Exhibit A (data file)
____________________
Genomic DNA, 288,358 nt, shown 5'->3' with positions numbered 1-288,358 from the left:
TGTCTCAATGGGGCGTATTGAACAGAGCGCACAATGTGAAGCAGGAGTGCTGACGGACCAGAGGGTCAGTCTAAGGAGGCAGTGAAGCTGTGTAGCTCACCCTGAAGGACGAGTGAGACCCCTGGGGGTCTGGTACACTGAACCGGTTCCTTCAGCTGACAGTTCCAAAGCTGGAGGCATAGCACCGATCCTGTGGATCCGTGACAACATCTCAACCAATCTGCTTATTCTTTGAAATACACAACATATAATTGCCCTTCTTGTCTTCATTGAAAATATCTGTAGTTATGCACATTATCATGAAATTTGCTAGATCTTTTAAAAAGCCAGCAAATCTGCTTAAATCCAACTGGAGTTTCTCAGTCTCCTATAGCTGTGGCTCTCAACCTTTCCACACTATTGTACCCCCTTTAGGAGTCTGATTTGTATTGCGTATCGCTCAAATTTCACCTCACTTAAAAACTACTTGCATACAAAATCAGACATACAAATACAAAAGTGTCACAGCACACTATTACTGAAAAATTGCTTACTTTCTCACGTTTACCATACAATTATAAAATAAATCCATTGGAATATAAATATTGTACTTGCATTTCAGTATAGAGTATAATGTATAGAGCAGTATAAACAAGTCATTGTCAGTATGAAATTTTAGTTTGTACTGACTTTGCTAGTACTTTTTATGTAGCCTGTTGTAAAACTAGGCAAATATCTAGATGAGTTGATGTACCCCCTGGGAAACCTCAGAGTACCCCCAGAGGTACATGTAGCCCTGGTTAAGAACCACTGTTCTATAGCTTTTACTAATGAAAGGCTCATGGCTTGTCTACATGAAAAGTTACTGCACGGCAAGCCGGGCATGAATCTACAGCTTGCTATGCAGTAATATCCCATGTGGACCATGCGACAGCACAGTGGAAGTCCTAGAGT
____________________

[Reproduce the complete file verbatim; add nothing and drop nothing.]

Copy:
Genomic DNA, 288,358 nt, shown 5'->3' with positions numbered 1-288,358 from the left:
TGTCTCAATGGGGCGTATTGAACAGAGCGCACAATGTGAAGCAGGAGTGCTGACGGACCAGAGGGTCAGTCTAAGGAGGCAGTGAAGCTGTGTAGCTCACCCTGAAGGACGAGTGAGACCCCTGGGGGTCTGGTACACTGAACCGGTTCCTTCAGCTGACAGTTCCAAAGCTGGAGGCATAGCACCGATCCTGTGGATCCGTGACAACATCTCAACCAATCTGCTTATTCTTTGAAATACACAACATATAATTGCCCTTCTTGTCTTCATTGAAAATATCTGTAGTTATGCACATTATCATGAAATTTGCTAGATCTTTTAAAAAGCCAGCAAATCTGCTTAAATCCAACTGGAGTTTCTCAGTCTCCTATAGCTGTGGCTCTCAACCTTTCCACACTATTGTACCCCCTTTAGGAGTCTGATTTGTATTGCGTATCGCTCAAATTTCACCTCACTTAAAAACTACTTGCATACAAAATCAGACATACAAATACAAAAGTGTCACAGCACACTATTACTGAAAAATTGCTTACTTTCTCACGTTTACCATACAATTATAAAATAAATCCATTGGAATATAAATATTGTACTTGCATTTCAGTATAGAGTATAATGTATAGAGCAGTATAAACAAGTCATTGTCAGTATGAAATTTTAGTTTGTACTGACTTTGCTAGTACTTTTTATGTAGCCTGTTGTAAAACTAGGCAAATATCTAGATGAGTTGATGTACCCCCTGGGAAACCTCAGAGTACCCCCAGAGGTACATGTAGCCCTGGTTAAGAACCACTGTTCTATAGCTTTTACTAATGAAAGGCTCATGGCTTGTCTACATGAAAAGTTACTGCACGGCAAGCCGGGCATGAATCTACAGCTTGCTATGCAGTAATATCCCATGTGGACCATGCGACAGCACAGTGGAAGTCCTAGAGT